The first one is in the year 1800, there were a billion people in the world, which is insane.

Paul Verna:

I remember.

Marcus Johnson:

There's 4 billion by 1975. There are 8 billion today. Number two-

Paul Verna:

Yeah, I used to feel special back then. Now I'm like, "I'm just one in 8 billion."

Suzy Davidkhanian:

Oh.

Marcus Johnson:

Number two, most research, the UN, Institute for Health Metrics, the International Institute for Applied Systems... And now, [inaudible 00:38:21] Suzy-

Suzy Davidkhanian:

Anytime I'm having a bad day, I'm going to come to you, Paul.

Marcus Johnson:

Most folks think that the population will stop growing worldwide, population will stop growing by 2070. Suzy's still laughing for folks who can't see the camera. It's going to plateau at 10 billion and some sources think it's going to start to fall at that point.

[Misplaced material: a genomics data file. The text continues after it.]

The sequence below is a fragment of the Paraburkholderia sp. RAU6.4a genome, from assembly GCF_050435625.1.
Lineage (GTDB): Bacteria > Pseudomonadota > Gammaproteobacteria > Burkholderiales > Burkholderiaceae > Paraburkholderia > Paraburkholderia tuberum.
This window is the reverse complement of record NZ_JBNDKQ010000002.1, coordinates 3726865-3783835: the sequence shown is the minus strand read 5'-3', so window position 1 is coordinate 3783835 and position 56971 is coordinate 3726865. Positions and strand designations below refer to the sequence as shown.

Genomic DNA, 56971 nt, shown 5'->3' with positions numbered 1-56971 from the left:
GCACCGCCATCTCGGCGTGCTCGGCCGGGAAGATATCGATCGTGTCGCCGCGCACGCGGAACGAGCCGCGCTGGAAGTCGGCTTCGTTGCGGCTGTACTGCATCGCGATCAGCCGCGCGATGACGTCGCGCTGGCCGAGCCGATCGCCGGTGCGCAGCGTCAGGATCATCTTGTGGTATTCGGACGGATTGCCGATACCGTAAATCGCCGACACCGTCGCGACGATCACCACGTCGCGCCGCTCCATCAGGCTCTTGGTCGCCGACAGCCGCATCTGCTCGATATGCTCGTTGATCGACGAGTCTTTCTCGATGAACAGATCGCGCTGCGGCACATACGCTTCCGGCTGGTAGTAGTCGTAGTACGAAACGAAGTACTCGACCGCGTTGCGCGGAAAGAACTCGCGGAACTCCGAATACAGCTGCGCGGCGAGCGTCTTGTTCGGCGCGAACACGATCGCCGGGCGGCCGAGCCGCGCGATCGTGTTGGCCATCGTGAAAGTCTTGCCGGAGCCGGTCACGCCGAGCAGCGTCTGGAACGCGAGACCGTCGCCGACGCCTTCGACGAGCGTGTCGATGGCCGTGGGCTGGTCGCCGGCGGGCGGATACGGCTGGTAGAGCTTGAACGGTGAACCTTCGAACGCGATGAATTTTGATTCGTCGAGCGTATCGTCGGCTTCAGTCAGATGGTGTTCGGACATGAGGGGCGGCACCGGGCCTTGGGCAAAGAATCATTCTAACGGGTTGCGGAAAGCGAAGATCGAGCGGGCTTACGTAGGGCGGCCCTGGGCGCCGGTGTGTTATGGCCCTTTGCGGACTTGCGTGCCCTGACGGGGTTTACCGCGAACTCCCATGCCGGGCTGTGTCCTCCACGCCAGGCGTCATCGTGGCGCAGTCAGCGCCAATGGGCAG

Paul Verna:

Well, some sources think we're just going to be extinct by ChatGPT in less than a year.

Suzy Davidkhanian:

That's true too.

Marcus Johnson:

Yeah, we're never going to get to 2070, so don't worry about this, folks.

Why? Why would it fall by 2070? Falling fertility rate, so total fertility rate being the average number of births per woman over their lifetime.

So, it brings me to state number three. Worldwide fertility rate has been falling since the '70s when it was about five births per woman. Today, it is half that, closer to 2.3. So this, as Pallavi Rao of Visual Capitalist points out, 2.3 slightly above the replacement rate of 2.1 births per woman, which allows one generation to replace itself.